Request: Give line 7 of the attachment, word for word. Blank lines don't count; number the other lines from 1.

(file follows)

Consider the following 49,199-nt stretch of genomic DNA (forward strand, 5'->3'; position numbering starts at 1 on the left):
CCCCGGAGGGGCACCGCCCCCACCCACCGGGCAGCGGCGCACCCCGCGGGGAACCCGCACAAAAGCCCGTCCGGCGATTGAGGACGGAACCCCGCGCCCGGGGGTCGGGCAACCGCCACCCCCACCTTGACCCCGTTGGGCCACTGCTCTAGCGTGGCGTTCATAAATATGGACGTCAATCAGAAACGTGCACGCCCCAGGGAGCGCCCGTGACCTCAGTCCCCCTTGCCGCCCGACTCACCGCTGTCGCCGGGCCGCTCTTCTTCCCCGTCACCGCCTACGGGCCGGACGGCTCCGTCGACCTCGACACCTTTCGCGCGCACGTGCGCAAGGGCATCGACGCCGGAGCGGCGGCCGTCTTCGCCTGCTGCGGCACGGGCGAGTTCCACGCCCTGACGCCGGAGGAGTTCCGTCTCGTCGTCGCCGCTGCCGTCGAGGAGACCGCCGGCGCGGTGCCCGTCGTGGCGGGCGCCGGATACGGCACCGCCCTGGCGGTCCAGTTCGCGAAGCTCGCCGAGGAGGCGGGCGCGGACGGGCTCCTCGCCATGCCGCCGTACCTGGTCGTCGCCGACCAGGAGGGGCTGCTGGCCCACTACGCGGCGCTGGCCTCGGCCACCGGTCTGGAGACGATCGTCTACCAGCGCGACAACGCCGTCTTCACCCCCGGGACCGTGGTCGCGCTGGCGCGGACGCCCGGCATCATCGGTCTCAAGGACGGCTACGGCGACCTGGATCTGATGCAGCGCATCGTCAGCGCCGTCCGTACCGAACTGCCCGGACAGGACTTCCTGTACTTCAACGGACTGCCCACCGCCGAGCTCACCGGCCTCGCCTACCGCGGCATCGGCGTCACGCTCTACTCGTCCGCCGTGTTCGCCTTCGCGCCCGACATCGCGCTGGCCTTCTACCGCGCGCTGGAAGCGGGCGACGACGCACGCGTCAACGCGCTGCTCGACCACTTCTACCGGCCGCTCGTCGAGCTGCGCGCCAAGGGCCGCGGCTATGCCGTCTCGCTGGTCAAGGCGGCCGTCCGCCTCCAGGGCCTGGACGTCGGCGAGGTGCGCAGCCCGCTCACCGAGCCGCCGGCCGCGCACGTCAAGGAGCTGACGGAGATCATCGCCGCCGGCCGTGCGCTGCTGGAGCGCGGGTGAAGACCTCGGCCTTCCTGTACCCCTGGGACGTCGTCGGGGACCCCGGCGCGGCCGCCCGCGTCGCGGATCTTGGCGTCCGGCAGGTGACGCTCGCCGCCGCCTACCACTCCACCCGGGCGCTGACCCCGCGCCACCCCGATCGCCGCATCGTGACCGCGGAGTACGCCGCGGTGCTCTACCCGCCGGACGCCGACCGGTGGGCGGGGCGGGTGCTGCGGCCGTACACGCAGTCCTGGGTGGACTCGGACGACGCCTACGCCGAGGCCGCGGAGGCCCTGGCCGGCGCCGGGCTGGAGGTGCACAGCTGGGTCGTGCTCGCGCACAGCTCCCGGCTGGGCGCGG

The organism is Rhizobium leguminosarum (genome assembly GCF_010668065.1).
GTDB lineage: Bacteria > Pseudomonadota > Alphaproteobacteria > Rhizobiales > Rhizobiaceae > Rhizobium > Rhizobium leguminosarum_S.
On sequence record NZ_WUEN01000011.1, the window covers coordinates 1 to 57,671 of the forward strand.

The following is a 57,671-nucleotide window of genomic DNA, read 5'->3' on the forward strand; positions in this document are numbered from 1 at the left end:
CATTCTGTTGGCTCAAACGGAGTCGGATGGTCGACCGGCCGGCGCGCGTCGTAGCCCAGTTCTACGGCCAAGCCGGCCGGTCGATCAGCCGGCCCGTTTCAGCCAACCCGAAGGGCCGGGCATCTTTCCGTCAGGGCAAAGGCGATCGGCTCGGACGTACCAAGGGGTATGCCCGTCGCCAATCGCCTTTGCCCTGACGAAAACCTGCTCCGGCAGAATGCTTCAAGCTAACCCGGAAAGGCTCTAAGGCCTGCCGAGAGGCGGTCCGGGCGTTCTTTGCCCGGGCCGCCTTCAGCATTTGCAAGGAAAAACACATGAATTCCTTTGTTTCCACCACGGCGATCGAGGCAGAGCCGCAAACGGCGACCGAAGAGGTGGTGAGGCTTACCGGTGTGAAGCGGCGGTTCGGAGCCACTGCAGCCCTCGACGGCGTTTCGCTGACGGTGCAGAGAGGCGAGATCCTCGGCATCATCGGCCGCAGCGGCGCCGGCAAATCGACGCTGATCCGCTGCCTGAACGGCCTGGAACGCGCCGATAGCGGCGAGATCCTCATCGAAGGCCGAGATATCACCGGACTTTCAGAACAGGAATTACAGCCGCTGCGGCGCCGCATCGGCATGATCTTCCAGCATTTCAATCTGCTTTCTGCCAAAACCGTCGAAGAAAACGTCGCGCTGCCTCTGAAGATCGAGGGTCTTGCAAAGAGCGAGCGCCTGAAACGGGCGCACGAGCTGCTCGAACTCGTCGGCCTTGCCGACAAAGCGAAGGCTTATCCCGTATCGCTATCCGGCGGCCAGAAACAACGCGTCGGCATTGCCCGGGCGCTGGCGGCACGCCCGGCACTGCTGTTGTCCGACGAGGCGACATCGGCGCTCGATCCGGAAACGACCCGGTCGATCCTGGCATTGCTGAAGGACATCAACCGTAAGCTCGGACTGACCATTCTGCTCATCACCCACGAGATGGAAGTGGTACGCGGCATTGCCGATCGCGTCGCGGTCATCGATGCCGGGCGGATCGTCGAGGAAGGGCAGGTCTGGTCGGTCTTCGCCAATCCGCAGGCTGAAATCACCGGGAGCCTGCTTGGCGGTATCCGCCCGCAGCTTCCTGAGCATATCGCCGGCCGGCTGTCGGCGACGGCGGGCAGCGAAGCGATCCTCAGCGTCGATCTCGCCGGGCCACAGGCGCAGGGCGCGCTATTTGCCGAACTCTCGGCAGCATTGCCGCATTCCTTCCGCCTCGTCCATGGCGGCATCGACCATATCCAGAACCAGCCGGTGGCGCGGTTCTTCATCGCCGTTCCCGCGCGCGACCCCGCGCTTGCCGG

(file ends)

CATTCTGTTGGCTCAAACGGAGTCGGATGGTCGACCGGCCGGCGCGCGTCGTAGCCCAGTTCTACGGCCAAGCCGGCCGGTCGATCAGCCGGCCCGTTTCAGCCAACCCGAAGGGCCGGGCATCTTTCCGTCAGGGCAAAGGCGATCGGCTCGGACGTACCAAGGGGTATGCCCGTCGCCAATCGCCTTTGCCCTGACGAAAACCTGCTCCGGCAGAATGCTTCAAGCTAACCCGGAAAGGCTCTAAGGCCTGCCGAGAGGCGGTCCGGGCGTTCTTTGCCCGGGCCGCCTTCAGCATTTGCAAGGAAAAACACATGAATTCCTTTGTTTCCACCACGGCGATCGAGGCAGAGCCGCAAACGGCGACCGAAGAGGTGGTGAGGCTTACCGGTGTGAAGCGGCGGTTCGGAGCCACTGCAGCCCTCGACGGCGTTTCGCTGACGGTGCAGAGAGGCGAGATCCTCGGCATCATCGGCCGCAGCGGCGCCGGCAAATCGACGCTGATCCGCTGCCTGAACGGCCTGGAACGCGCCGATAGCGGCGAGATCCTCATCGAAGGCCGAGATATCACCGGACTTTCAGAACAGGAATTACAGCCGCTGCGGCGCCGCATCGGCATGATCTTCCAGCATTTCAATCTGCTTTCTGCCAAAACCGTCGAAGAAAACGTCGCGCTGCCTCTGAAGATCGAGGGTCTTGCAAAGAGCGAGCGCCTGAAACGGGCGCACGAGCTGCTCGAACTCGTCGGCCTTGCCGACAAAGCGAAGGCTTATCCCGTATCGCTATCCGGCGGCCAGAAACAACGCGTCGGCATTGCCCGGGCGCTGGCGGCACGCCCGGCACTGCTGTTGTCCGACGAGGCGACATCGGCGCTCGATCCGGAAACGACCCGGTCGATCCTGGCATTGCTGAAGGACATCAACCGTAAGCTCGGACTGACCATTCTGCTCATCACCCACGAGATGGAAGTGGTACGCGGCATTGCCGATCGCGTCGCGGTCATCGATGCCGGGCGGATCGTCGAGGAAGGGCAGGTCTGGTCGGTCTTCGCCAATCCGCAGGCTGAAATCACCGGGAGCCTGCTTGGCGGTATCCGCCCGCAGCTTCCTGAGCATATCGCCGGCCGGCTGTCGGCGACGGCGGGCAGCGAAGCGATCCTCAGCGTCGATCTCGCCGGGCCACAGGCGCAGGGCGCGCTATTTGCCGAACTCTCGGCAGCATTGCCGCATTCCTTCCGCCTCGTCCATGGCGGCATCGACCATATCCAGAACCAGCCGGTGGCGCGGTTCTTCATCGCCGTTCCCGCGCGCGACCCCGCGCTTGCCGG